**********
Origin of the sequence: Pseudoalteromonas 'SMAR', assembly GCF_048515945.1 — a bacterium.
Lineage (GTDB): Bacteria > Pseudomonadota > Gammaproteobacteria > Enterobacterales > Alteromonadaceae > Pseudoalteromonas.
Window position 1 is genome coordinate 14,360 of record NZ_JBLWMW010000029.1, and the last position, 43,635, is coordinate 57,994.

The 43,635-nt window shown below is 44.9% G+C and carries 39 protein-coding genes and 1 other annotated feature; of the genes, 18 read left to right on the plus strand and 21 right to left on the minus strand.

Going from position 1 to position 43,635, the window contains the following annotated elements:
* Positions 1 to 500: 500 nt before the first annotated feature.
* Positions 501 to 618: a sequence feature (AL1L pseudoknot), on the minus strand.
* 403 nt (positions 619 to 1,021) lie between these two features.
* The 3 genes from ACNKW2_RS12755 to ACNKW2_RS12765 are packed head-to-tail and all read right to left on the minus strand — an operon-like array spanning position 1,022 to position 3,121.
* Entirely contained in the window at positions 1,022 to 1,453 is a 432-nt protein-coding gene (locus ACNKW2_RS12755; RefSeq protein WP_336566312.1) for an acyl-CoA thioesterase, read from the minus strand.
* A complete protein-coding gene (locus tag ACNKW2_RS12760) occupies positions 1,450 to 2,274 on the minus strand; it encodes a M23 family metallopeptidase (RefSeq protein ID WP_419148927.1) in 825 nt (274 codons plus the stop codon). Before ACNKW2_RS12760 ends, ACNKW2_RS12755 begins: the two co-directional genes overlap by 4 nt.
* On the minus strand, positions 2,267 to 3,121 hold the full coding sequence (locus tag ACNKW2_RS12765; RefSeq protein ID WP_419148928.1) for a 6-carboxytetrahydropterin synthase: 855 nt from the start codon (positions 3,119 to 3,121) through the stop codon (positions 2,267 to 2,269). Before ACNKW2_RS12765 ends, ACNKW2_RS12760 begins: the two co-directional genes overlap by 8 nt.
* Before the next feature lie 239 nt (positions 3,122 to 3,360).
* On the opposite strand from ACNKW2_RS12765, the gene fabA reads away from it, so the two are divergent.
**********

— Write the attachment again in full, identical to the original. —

Origin of the sequence: Pseudoalteromonas 'SMAR', assembly GCF_048515945.1 — a bacterium.
Lineage (GTDB): Bacteria > Pseudomonadota > Gammaproteobacteria > Enterobacterales > Alteromonadaceae > Pseudoalteromonas.
Window position 1 is genome coordinate 14,360 of record NZ_JBLWMW010000029.1, and the last position, 43,635, is coordinate 57,994.

The 43,635-nt window shown below is 44.9% G+C and carries 39 protein-coding genes and 1 other annotated feature; of the genes, 18 read left to right on the plus strand and 21 right to left on the minus strand.

Going from position 1 to position 43,635, the window contains the following annotated elements:
* Positions 1 to 500: 500 nt before the first annotated feature.
* Positions 501 to 618: a sequence feature (AL1L pseudoknot), on the minus strand.
* 403 nt (positions 619 to 1,021) lie between these two features.
* The 3 genes from ACNKW2_RS12755 to ACNKW2_RS12765 are packed head-to-tail and all read right to left on the minus strand — an operon-like array spanning position 1,022 to position 3,121.
* Entirely contained in the window at positions 1,022 to 1,453 is a 432-nt protein-coding gene (locus ACNKW2_RS12755; RefSeq protein WP_336566312.1) for an acyl-CoA thioesterase, read from the minus strand.
* A complete protein-coding gene (locus tag ACNKW2_RS12760) occupies positions 1,450 to 2,274 on the minus strand; it encodes a M23 family metallopeptidase (RefSeq protein ID WP_419148927.1) in 825 nt (274 codons plus the stop codon). Before ACNKW2_RS12760 ends, ACNKW2_RS12755 begins: the two co-directional genes overlap by 4 nt.
* On the minus strand, positions 2,267 to 3,121 hold the full coding sequence (locus tag ACNKW2_RS12765; RefSeq protein ID WP_419148928.1) for a 6-carboxytetrahydropterin synthase: 855 nt from the start codon (positions 3,119 to 3,121) through the stop codon (positions 2,267 to 2,269). Before ACNKW2_RS12765 ends, ACNKW2_RS12760 begins: the two co-directional genes overlap by 8 nt.
* Before the next feature lie 239 nt (positions 3,122 to 3,360).
* On the opposite strand from ACNKW2_RS12765, the gene fabA reads away from it, so the two are divergent.